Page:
Demographic dividend should not turn into a disaster

India is an ancient civilisation but a young nation state that is still engaged in nation building. 

The lack of internal cohesion; the tensions generated by the inadequacies in governance and the delivery of justice; and, widespread poverty are leading to situations that increasingly pose serious challenges to national security. 

In such a socio-economic environment, the armed forces and the Central armed police forces (CAPFs) cannot be expected to manage the complex threats and challenges to internal security all by themselves. The effort has to be a national-level endeavour that follows a ‘whole-of-government’ approach and includes all the organs of the state as well as all the citizens of India. 

The concept of comprehensive national power (CNP) has gained currency in the last two decades. The CNP of a nation is a product of its strategic culture; its economic strength; its military power, including the state of its preparedness for war; its strategic partnerships and diplomatic influence; its internal cohesion; its ability to deliver good governance and justice; the capability of its human capital; its advancement in science and technology and innovation; its knowledge and information base; the advantages of geography and natural resources that it is endowed with; the firmness of its national will; the resolve of its leadership; and, the attractiveness of its soft power. 

While India is gradually moving up the ladder in almost all other parameters of CNP, a few fault-lines are discernible. Among these is the lack of internal cohesion. Political divisiveness, social inconsistencies like the inequalities inherent in the caste system, which is a relic of a feudal past, and varying personal laws; sectarian differences; religious intolerance; ethnic tensions; fissiparous tendencies; inter-state issues like tensions over the sharing of river waters; and, corruption in public life and electoral politics, are all factors that contribute to the internal cohesion fault-line.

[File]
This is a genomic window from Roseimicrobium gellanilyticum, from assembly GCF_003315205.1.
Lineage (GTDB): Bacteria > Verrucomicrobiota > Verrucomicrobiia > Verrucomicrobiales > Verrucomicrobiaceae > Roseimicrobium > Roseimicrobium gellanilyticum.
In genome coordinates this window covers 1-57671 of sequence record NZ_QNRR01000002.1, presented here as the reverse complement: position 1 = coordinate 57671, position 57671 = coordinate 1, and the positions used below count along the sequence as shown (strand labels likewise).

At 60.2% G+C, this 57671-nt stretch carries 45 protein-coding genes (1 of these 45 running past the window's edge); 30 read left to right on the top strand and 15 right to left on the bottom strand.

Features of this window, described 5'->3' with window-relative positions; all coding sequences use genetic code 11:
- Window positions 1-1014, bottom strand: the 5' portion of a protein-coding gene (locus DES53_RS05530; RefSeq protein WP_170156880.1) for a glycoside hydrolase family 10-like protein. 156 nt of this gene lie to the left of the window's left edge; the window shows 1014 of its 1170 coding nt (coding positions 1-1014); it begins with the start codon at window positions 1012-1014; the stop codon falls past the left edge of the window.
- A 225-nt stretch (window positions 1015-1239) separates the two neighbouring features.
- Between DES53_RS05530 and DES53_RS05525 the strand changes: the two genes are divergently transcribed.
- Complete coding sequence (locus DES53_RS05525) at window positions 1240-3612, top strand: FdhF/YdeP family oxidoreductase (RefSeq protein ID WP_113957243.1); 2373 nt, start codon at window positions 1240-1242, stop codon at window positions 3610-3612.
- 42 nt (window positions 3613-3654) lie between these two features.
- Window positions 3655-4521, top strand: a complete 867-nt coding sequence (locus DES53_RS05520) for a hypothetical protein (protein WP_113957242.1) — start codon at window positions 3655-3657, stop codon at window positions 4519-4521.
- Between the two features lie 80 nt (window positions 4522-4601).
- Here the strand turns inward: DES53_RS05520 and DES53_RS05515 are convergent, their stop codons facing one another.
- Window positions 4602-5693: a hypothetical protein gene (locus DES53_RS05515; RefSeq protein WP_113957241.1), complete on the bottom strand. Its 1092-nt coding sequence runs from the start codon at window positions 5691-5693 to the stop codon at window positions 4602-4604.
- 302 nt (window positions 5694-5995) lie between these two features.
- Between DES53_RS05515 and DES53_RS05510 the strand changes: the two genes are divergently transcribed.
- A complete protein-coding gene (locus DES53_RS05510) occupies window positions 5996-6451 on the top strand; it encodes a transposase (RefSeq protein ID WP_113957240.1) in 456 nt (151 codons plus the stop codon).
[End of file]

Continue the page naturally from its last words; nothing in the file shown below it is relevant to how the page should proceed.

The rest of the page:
The popular catch-phrase ‘unity in diversity’ has not quite played out the way it was intended to. Instead, vested interests, encouraged and supported by inimical foreign powers, have for long been fanning the flames of disunity.

Another major fault-line has been created by the inequities that have crept into India’s economic growth. Elitist education and haphazard economic development have created some islands of excellence but have resulted in numerous cesspools of mediocrity and extreme poverty.

The reliance that had been placed on a public sector-led economic growth model and the trickle-down benefits of growth did not work out as well as the ruling elites had hoped it would. 

Meanwhile, the phenomenal reach of television and the smart phone, with easy access to social media, are fuelling the desire of families across the country to possess the full range of consumer goods being flaunted by in-your-face advertising.